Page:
(I had another post written up for today as I try to get back into the rhythm of writing, but given the tragedy in Newtown, CT I thought I would weigh in.)
Newtown, CT is a town I’d never heard of. It is a small place of about 2,000 citizens, and it has been the center of our attention since Friday. In the aftermath of the shooting, there has been much comment and opinion. I held off posting about it mostly because I wanted to sort out my own thoughts and emotions. Today felt like a good time to share.
It Comes From Inside Us
There have been a lot of opinions offered on the matter. Some have pointed at violent video games as a culprit. Some have talked about the need for better strategies for dealing with the mentally ill. The subject of guns will keep coming up. Some will make this a culture war issue. Politicians and pundits will debate. Maybe some conclusions will be reached, and maybe some positive moves will be made.
In all this, we will be looking for something to blame: poor mental health programs, lack of security in schools, violent entertainment, access to firearms, or that schools don’t force children and adults to pray to the God in which they don’t believe. It will be talked about as if this shooting is something from outside of us, caused by external conditions, and if we could just get those right this won’t happen again. Continue reading
Dorothy Sayers was a really interesting lady. Perhaps best known for her fiction writing, she also wrote on matters of theology with a whimsical and winsome demeanor. I’ve read a bit of her work this past week, and really enjoyed it.
In my reading I came across this paragraph. In it, Sayers is talking about human sin, and the Christian need for clarity on this topic. The less popular the subject becomes, the more important it is for us to be clear about it. Even though she was writing to a thoroughly modern culture and we are living in a post-modern age, the truth of her claim is still important and useful to us.
Read the quote, and we can discuss…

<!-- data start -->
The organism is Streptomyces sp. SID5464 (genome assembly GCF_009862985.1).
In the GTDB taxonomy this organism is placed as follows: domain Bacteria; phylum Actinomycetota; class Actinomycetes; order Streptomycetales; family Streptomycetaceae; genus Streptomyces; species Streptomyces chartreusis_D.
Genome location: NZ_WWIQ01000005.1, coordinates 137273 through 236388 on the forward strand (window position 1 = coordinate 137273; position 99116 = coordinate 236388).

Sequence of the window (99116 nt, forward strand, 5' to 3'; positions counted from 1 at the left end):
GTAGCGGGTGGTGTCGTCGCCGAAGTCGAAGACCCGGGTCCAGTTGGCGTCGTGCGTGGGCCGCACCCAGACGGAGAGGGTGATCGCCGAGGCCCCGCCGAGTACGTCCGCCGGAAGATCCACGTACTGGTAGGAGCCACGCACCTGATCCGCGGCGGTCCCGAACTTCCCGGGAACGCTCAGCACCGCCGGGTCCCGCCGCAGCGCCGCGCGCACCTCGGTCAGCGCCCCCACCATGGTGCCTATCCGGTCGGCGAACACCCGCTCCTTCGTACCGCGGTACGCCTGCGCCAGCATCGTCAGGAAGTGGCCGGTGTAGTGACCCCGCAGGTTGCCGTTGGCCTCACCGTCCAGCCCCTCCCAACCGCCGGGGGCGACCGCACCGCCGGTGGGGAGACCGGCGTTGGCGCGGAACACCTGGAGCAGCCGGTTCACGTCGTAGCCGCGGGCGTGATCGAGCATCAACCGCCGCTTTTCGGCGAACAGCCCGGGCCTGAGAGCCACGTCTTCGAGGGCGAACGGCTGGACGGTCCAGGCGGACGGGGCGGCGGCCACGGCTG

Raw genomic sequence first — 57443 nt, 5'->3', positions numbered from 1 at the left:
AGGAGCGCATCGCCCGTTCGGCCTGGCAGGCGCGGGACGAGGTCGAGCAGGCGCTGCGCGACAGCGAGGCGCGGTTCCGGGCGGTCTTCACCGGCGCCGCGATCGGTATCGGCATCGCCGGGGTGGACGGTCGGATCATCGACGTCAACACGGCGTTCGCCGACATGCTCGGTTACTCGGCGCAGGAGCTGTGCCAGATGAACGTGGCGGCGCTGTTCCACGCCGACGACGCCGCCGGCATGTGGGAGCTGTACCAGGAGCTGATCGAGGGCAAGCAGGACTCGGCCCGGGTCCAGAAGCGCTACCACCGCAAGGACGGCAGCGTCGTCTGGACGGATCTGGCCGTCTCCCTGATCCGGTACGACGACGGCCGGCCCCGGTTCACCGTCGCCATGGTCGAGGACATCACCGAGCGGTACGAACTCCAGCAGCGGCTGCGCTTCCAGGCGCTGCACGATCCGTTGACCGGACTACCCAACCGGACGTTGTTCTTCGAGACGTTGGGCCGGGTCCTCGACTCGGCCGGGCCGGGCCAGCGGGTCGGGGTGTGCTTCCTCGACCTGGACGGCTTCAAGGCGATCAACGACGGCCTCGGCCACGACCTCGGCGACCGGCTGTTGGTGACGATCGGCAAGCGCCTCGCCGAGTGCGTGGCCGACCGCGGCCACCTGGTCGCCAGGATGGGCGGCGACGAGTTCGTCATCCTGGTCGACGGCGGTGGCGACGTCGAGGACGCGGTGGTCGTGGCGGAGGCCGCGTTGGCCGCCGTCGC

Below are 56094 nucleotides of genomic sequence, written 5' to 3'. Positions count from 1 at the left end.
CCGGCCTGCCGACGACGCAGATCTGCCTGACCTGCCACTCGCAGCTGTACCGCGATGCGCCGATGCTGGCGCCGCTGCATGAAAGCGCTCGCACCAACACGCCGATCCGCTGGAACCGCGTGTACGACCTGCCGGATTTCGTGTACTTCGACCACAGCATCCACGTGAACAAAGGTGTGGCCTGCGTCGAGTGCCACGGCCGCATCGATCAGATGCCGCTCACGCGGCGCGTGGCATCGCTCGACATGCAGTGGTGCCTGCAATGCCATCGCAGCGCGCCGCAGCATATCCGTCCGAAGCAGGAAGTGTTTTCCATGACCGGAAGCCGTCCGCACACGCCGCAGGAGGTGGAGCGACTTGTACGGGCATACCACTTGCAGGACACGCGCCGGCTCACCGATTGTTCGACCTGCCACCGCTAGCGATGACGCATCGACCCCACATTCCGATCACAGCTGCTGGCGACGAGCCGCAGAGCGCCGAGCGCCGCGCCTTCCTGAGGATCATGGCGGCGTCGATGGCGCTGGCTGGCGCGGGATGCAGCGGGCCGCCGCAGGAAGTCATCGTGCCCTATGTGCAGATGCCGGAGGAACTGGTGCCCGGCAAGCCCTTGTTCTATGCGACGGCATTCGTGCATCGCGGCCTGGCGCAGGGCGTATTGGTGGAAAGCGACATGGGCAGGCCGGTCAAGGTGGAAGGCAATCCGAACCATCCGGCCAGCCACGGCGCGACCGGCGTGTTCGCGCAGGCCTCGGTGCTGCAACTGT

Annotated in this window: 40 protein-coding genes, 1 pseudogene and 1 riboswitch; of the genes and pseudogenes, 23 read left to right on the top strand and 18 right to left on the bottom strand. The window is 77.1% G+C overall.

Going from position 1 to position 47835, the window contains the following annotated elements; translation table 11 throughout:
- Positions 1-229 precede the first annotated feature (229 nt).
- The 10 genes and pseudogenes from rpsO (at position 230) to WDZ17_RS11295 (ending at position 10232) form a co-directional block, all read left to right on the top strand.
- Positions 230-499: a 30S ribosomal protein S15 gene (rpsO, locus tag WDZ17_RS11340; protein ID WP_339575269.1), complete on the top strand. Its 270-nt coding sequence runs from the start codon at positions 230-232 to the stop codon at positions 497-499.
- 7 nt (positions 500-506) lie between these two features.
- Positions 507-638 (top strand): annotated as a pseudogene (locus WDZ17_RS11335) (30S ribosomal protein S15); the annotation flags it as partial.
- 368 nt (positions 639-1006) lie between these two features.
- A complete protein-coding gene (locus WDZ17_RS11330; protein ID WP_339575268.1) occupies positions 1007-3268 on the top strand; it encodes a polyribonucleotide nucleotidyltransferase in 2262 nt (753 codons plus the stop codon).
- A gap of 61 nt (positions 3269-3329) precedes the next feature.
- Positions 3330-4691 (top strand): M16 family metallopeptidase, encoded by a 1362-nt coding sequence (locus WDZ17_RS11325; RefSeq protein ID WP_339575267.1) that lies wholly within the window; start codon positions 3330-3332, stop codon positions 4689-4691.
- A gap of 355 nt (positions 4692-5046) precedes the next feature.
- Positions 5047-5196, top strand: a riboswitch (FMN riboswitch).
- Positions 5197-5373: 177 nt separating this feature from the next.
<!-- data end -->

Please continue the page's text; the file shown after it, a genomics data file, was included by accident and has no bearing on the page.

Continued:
“The final tendency of the modern philosophies—hailed in their day as a release from the burden of sinfulness—has been to bind man hard and fast in the chains of an iron determinism. The influences of heredity and environment, of glandular makeup and the control exercised by the unconscious, of economic necessity and the mechanics of biological development, have all been invoked to assure man that he is not responsible for his misfortunes and therefore not to be held guilty. Evil has been represented as something imposed upon him from without, not made by him from within. The dreadful conclusion follows inevitably, that as he is not responsible for evil, he cannot alter it; even though evolution and progress may offer some alleviation in the future, there is no hope for you and me, here and now. I well remember how an aunt of mine, brought up in an old-fashioned liberalism, protested angrily against having continually to call herself a miserable sinner when reciting the Litany. Today, if we could really be persuaded that we are miserable sinners—that the trouble is not outside us but inside us, and that therefore, by the grace of God, we can do something to put it right—we should receive that message as the most hopeful and heartening thing that can be imagined.” Dorothy Sayers, Creed or Chaos? Continue reading
I had a mix of opinions about Pulpit Freedom Sunday. For one, I don’t like the notion that a government agency has power over what a pastor can and can’t say from the pulpit.
I have real problems when a pastor loses focus on his purpose as a proclaimer of Jesus Christ. Further, in this particular election, I have problems with both candidates, and without going into detail, my problems with each are significant to me precisely because I’m a Christian. (And no, I don’t have a problem with a Mormon president.)
That said, this post from the Internetmonk.com gives some good perspective on issues like this.
Guest Post: Pulpit Freedom Sunday: Do We Really Think This Is a Good Idea? | internetmonk.com.